I did Horizons last summer and found it to be well worth the investment. I had concerns before the program started about what could be learned in three short months, whether I’d enjoy myself during the program, and whether the skills I’d learn would be worth the cost.
First, I was very surprised about how effectively put together the curriculum was and how quickly we could learn new material. Although I like to think of myself as someone who is motivated to learn on my own, I have to admit that the environment at Horizons pushed me far past the rate at which I would have learned this material on my own. I learned an incredible amount in an incredibly short period of time, and for the most part have maintained and built upon all of this knowledge because I use it daily still. A few months after the program, I watched a youtube video on what web dev technologies someone should know to be relevant in 2018, and I was surprised and pleased to see that Horizons had taught us every single one of these skills. It is impressive how the structure of the program allows such rapid learning.
Second, I was surprised how much fun I had. The grind was definitely real, but it felt far more meaningful and fulfilling than school - simply because it was practical and exactly what I wanted to and needed to know to be able to build cool products. I met some of my best friends in the program and we are still working on projects together. The teachers and founders are incredibly kind and well connected and can really help you if you spend time connecting with them.
Finally, I’ve decided that Horizons was more than worth the cost. Keep in mind that the cost of the program is generally a fraction of what you pay for a year of college, and in my case has been far more helpful for my personal and career development than school has been. With the skills from the program, I launched a fitness startup (which failed quickly lol) and have almost made up the cost of the program doing freelance work part-time. I’m taking a year off from school to travel and freelance, and that would not have been a possibility for me if it weren’t for Horizons. I have heard people who have completed the program that have said it wasn’t worth the cost and they could learn all of it on their own. But I would argue 1) these are the people who aren’t using their skills anymore; obviously it’s not worth if you aren’t going to continue coding. 2) you may be able to learn all this on your own but its doubtful you’d do it as quickly without the motivation and excellent teachers at this program.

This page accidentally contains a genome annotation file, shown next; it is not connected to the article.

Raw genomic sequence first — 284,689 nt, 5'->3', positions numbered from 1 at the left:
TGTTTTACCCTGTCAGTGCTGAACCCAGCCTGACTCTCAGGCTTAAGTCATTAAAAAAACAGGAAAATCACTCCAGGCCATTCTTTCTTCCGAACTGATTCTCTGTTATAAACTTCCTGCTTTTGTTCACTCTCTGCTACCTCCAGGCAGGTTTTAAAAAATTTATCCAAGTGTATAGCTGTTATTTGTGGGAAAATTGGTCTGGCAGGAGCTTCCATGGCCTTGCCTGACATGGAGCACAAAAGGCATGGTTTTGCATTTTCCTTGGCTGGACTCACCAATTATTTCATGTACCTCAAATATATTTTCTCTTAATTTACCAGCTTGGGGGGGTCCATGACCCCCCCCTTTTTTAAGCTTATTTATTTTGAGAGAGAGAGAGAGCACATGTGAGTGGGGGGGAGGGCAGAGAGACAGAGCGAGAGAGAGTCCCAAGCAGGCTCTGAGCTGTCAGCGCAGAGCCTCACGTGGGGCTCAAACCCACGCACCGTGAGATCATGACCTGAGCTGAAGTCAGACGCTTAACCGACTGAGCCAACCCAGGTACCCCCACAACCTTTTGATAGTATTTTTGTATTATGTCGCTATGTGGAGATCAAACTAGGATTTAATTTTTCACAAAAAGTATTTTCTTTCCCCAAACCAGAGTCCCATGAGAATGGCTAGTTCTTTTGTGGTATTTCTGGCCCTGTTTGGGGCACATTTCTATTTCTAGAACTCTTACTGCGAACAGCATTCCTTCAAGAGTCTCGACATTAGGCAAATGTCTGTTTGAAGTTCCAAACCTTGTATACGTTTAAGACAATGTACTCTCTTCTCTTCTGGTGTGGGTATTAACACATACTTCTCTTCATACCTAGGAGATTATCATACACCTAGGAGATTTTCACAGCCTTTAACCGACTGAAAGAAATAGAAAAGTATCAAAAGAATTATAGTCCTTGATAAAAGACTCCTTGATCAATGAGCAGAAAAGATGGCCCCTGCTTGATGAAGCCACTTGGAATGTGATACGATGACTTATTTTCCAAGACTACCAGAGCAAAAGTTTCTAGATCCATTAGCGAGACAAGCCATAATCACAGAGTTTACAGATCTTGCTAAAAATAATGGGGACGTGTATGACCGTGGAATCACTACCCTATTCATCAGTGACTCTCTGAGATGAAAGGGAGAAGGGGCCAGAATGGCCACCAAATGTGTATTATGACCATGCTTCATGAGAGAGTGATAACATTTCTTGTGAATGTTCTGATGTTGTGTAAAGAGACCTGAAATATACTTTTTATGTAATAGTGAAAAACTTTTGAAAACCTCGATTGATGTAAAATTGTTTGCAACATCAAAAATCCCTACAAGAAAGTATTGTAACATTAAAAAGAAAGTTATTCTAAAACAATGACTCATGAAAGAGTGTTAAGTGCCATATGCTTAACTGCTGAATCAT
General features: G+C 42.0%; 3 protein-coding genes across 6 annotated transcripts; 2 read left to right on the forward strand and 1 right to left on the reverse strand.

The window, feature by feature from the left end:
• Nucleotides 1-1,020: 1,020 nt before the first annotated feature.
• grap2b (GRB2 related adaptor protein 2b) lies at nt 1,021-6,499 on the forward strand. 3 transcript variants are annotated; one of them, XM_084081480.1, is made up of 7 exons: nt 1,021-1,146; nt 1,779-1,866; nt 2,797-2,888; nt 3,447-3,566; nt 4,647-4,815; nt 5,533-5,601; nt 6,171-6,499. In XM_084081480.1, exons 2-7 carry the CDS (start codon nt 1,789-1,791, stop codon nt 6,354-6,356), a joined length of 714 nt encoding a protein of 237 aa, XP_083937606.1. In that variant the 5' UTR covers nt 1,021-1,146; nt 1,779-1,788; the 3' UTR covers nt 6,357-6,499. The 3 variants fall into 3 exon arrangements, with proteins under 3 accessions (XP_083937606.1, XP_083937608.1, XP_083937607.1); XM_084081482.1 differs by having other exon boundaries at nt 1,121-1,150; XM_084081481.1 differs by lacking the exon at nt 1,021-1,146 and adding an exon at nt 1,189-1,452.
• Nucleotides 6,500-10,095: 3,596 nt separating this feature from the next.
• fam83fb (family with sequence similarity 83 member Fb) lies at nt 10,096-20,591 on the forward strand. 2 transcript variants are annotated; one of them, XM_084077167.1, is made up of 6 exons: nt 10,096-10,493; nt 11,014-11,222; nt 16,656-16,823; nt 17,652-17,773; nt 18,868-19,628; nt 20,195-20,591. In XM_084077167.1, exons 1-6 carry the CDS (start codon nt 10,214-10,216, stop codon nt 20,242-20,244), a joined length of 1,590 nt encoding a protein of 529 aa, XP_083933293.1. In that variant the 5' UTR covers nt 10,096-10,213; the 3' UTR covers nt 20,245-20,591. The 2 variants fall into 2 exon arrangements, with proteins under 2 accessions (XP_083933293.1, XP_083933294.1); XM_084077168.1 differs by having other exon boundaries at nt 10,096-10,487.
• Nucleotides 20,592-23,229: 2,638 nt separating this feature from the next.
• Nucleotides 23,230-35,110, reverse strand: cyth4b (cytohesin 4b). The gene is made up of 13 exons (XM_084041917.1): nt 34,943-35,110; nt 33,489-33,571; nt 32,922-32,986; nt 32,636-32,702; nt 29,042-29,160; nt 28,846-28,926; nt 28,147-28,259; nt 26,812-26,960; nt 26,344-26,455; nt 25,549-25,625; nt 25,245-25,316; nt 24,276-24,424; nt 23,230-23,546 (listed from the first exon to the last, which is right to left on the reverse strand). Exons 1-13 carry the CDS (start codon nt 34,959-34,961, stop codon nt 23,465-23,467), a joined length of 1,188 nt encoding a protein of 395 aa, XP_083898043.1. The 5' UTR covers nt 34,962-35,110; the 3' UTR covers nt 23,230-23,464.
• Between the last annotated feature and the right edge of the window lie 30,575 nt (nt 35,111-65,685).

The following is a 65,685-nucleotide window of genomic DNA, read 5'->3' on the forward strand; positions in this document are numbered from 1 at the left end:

I spent the summer in San Francisco learning at Horizons and I am still amazed at what an incredible experience it was! I learned practical skills at a rate that vastly outpaced that of my CS classes at UW-Madison. In addition to this, these were skills that could be immediately applied, unlike some of the non-practical skills that college CS programs require you to spend time on. Another thing that shocked me was how well Horizons instructers were able to teach students who had never programmed before. There were plenty of Business and Economics students who were able to solve complex problems and build the front-end and back-ends of applications all by themselves or with teams easily in a matter of weeks. When someone got stuck, there were a wide variety of teachers who were happy to help and that could each explain a concept in a different/unique way that was fitted to the student's needs. They truly cared and loved helping students learn. Some instuctors even took time out of their weekends to go over more theoretical concepts or advanced applications with students who weren't needing review sessions (which were also offered for those who needed it). Finally and perhaps most importantly, I gained an immense amount of future work and business connections. I spent plenty of time interacting with succesful engineers and founders of companies, asking plenty of questions and gaining great advice. These people gave me their emails and phone numbers which is truly invaluable. In addition to all of this, the founders of Horizons have done a spectacular job helping alumni find jobs and get advice. Horizons is truly a unique and remarkable experience that is far better than any alternative.